I washed the cat today. I thought you should know. He’s good for another year!
Last night, I made up a new term — “Idiot reverb.” I wanted to make sure and write it down so I wouldn’t forget it. Feel free to use it and steal it. I make up things all the time, just give me the TM.
What does it mean? Let me tell you. We went to the Bon Iver show, in Ft. Lauderdale. I know, I know. One day, I’ll stop going to these shows with Jon and a bunch of 19 year olds.
When we go to this particular venue, Revolution, we always go to the second level, the “bird’s nest,” and watch from behind this plexiglass screen. It gives a great view of the stage (you can see the artists before they go onstage, and all the set up by the roadies), and you’re not in the pit with the stinky masses. But you know, I’ve fucking had it with the talking girls. Like the one who plopped beside me last night, with her boyfriend, and proceeded to yack in her girly voice about “Her and him, and then he went there, and I was like, all, whatever, you know he’s her ex, and so then…” blah blah blah, give me a fucking STUN GUN, and then she texted through the whole show on her iPhone. Well, the part I stood there for — I finally got up and left, and found another group of annoying twats! I’m like a magnet for idiots.
Why do you need to go to a concert and sit there and text all night? The chitter chatter, I understand. I don’t like it, but I guess I’m forced to deal with it. You’re 19. You’re socially retarded. But why do you need to TEXT? Are you tweeting? Why? Hey dude, the one sitting there on the floor, reading the Interwebs all night? WHY?
Idiot reverb. It’s all around us, people. I can’t fucking take it. I’m sorry if my language offends. No, I’m not.
Here’s a pretty picture, of the very lovely, the very adorable, the very talented Marce modeling proposal number deux. My deadline, remember, is Friday:
Seriously, yo. With the exception of the slight halo of shadow, that’s the winning proposal picture. As soon as I put it on her, I was like, “Damned, you make it BETTER.” It came out exactly how I envisioned it: A flirty collar to wear over a tank or one of those town gown thingies.
Two more being finished as we speak, unfortunately, I have to model them. The head will be cropped, that’s a promise.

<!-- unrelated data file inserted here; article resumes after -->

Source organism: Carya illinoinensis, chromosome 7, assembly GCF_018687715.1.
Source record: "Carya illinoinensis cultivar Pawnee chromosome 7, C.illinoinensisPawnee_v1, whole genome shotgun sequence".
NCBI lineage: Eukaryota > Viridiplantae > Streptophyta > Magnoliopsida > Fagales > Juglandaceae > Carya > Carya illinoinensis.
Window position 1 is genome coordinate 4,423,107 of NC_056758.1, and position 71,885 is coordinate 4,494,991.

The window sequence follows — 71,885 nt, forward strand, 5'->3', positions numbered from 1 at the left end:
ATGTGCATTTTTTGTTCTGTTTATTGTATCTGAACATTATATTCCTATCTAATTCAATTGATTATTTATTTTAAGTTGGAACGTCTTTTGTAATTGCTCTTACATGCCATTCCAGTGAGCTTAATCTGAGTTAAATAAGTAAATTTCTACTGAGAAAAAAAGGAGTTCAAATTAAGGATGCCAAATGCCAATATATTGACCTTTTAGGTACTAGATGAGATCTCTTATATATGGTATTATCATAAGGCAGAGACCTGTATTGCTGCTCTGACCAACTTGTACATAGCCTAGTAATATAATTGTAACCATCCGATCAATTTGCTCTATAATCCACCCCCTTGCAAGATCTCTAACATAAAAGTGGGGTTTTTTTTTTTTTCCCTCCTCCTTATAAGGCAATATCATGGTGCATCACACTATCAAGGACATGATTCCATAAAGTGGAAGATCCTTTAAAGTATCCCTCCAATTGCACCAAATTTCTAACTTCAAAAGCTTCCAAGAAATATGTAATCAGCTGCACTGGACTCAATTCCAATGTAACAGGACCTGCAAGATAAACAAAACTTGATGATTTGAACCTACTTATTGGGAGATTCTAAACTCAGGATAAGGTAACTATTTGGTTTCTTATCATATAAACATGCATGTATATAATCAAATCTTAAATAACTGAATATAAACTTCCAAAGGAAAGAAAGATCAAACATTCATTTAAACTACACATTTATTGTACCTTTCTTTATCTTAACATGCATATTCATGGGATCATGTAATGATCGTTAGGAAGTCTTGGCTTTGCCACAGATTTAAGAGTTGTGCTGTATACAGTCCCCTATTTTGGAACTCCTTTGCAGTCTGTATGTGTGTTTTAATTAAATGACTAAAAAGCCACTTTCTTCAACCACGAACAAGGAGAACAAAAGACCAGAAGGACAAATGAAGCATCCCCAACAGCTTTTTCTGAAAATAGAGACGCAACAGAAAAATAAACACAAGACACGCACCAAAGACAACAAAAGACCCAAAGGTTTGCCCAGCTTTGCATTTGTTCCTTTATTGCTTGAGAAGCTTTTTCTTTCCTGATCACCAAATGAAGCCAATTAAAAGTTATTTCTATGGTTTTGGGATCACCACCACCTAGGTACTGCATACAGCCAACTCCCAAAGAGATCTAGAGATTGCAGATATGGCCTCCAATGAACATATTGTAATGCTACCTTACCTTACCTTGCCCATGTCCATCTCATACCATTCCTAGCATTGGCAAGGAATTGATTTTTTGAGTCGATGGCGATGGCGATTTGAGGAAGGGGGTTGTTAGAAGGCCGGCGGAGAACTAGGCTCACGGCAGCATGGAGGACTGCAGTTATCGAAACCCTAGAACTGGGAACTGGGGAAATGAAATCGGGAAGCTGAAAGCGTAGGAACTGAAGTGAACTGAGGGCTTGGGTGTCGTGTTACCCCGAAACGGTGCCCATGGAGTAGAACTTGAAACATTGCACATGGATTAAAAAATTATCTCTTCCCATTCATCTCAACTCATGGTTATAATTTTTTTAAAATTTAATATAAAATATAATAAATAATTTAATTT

Hey, the summer Knitty is up today, and I have to make a statement. At the risk of becoming the Dame Maggie Smith/E.M. Forster/Frustrated English Major blog, there’s a pattern called “Honeychurch.” As soon as I saw the name, I knew someone was referencing A Room With a View. Hey, great, good on you!
But whatever I might think of the pattern, I really took exception to the description of it and the work that inspired it. I don’t want to write it word for word; that’s not cool. But it said something along the lines of “Lucy Honeychurch manages to find true love despite the interference of her spinster cousin Charlotte.”
Folks, I started reading Forster in the ninth grade, by choice. I have seen both adaptations of A Room With a View, and actually, just rewatched the Merchant Ivory version prior to selling it. I have the book in my bookshelf.
So I feel I can say pretty confidently that cousin Charlotte is a very misunderstood character if the writer of this pattern takes this particular view. Charlotte actually is the catalyst that gets Lucy to realize her love for George by making her remain with his father a little longer in the Reverend’s home before she tramps off with the Miss Alans — she realizes she has missed out on love and is a spinster (an annonying one, albeit) and makes a conscious decision that might not be seen by everyone, but is quite apparent if you read the text, and if you witness Dame Maggie’s marvelously well-modulated performance.
I really encourage a rewatching of the film — perhaps people who are a little younger than me don’t pick up on this. Charlotte’s true nature is perhaps not apparent to the young and über-romantic. Maybe you have to have lived a few years to understand romantic disappointment, and what it can do to a person. How set in their ways they become, and really, how dependent someone like Charlotte was on her relatives for any and everything. We as modern women simply have idea what our foremothers went through to get us to the place we are today, where we can listen to Lady Whore Whore, wear town gowns with no bras, put saucy pictures up on the Facey-space, and tweet all night at a concert. Capice?!
Okay, I’m getting all up on my high horse, and I’m a going to fall off it. Maybe I should be an English teacher after all. Either that or some sort of Maggie Smith scholar, obvs.